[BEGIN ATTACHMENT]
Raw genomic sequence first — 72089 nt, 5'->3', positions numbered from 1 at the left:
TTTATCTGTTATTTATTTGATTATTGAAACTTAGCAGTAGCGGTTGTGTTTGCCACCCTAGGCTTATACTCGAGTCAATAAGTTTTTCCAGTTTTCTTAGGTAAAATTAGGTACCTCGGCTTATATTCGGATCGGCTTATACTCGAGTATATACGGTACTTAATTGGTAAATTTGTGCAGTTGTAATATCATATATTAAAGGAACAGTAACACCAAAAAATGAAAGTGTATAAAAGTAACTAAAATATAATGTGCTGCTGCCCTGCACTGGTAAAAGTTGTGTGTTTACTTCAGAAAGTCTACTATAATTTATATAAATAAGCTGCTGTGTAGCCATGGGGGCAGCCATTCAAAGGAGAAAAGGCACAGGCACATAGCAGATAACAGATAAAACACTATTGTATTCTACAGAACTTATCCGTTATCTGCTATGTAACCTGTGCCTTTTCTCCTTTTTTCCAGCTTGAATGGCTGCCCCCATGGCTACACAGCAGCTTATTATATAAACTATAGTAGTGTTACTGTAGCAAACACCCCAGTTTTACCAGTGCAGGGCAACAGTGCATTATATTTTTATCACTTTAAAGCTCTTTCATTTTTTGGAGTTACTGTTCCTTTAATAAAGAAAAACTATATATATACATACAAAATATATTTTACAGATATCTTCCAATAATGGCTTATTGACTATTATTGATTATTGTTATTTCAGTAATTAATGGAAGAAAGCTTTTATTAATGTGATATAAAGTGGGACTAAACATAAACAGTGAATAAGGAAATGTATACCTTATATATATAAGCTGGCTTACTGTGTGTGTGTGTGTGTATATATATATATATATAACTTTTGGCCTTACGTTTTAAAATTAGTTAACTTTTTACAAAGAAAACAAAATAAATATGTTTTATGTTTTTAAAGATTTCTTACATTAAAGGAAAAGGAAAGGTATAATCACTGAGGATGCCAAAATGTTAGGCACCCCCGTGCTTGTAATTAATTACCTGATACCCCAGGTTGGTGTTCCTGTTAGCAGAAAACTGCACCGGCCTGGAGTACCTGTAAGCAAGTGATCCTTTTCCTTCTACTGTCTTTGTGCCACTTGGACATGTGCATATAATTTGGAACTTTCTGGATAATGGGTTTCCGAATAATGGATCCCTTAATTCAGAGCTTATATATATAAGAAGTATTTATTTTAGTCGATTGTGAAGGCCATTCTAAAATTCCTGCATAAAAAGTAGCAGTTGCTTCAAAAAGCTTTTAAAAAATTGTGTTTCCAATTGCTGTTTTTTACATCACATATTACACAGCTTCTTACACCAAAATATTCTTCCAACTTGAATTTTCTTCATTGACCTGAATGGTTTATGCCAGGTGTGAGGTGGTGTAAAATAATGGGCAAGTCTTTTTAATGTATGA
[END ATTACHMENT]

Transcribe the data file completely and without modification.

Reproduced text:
Raw genomic sequence first — 72089 nt, 5'->3', positions numbered from 1 at the left:
TTTATCTGTTATTTATTTGATTATTGAAACTTAGCAGTAGCGGTTGTGTTTGCCACCCTAGGCTTATACTCGAGTCAATAAGTTTTTCCAGTTTTCTTAGGTAAAATTAGGTACCTCGGCTTATATTCGGATCGGCTTATACTCGAGTATATACGGTACTTAATTGGTAAATTTGTGCAGTTGTAATATCATATATTAAAGGAACAGTAACACCAAAAAATGAAAGTGTATAAAAGTAACTAAAATATAATGTGCTGCTGCCCTGCACTGGTAAAAGTTGTGTGTTTACTTCAGAAAGTCTACTATAATTTATATAAATAAGCTGCTGTGTAGCCATGGGGGCAGCCATTCAAAGGAGAAAAGGCACAGGCACATAGCAGATAACAGATAAAACACTATTGTATTCTACAGAACTTATCCGTTATCTGCTATGTAACCTGTGCCTTTTCTCCTTTTTTCCAGCTTGAATGGCTGCCCCCATGGCTACACAGCAGCTTATTATATAAACTATAGTAGTGTTACTGTAGCAAACACCCCAGTTTTACCAGTGCAGGGCAACAGTGCATTATATTTTTATCACTTTAAAGCTCTTTCATTTTTTGGAGTTACTGTTCCTTTAATAAAGAAAAACTATATATATACATACAAAATATATTTTACAGATATCTTCCAATAATGGCTTATTGACTATTATTGATTATTGTTATTTCAGTAATTAATGGAAGAAAGCTTTTATTAATGTGATATAAAGTGGGACTAAACATAAACAGTGAATAAGGAAATGTATACCTTATATATATAAGCTGGCTTACTGTGTGTGTGTGTGTGTATATATATATATATATAACTTTTGGCCTTACGTTTTAAAATTAGTTAACTTTTTACAAAGAAAACAAAATAAATATGTTTTATGTTTTTAAAGATTTCTTACATTAAAGGAAAAGGAAAGGTATAATCACTGAGGATGCCAAAATGTTAGGCACCCCCGTGCTTGTAATTAATTACCTGATACCCCAGGTTGGTGTTCCTGTTAGCAGAAAACTGCACCGGCCTGGAGTACCTGTAAGCAAGTGATCCTTTTCCTTCTACTGTCTTTGTGCCACTTGGACATGTGCATATAATTTGGAACTTTCTGGATAATGGGTTTCCGAATAATGGATCCCTTAATTCAGAGCTTATATATATAAGAAGTATTTATTTTAGTCGATTGTGAAGGCCATTCTAAAATTCCTGCATAAAAAGTAGCAGTTGCTTCAAAAAGCTTTTAAAAAATTGTGTTTCCAATTGCTGTTTTTTACATCACATATTACACAGCTTCTTACACCAAAATATTCTTCCAACTTGAATTTTCTTCATTGACCTGAATGGTTTATGCCAGGTGTGAGGTGGTGTAAAATAATGGGCAAGTCTTTTTAATGTATGA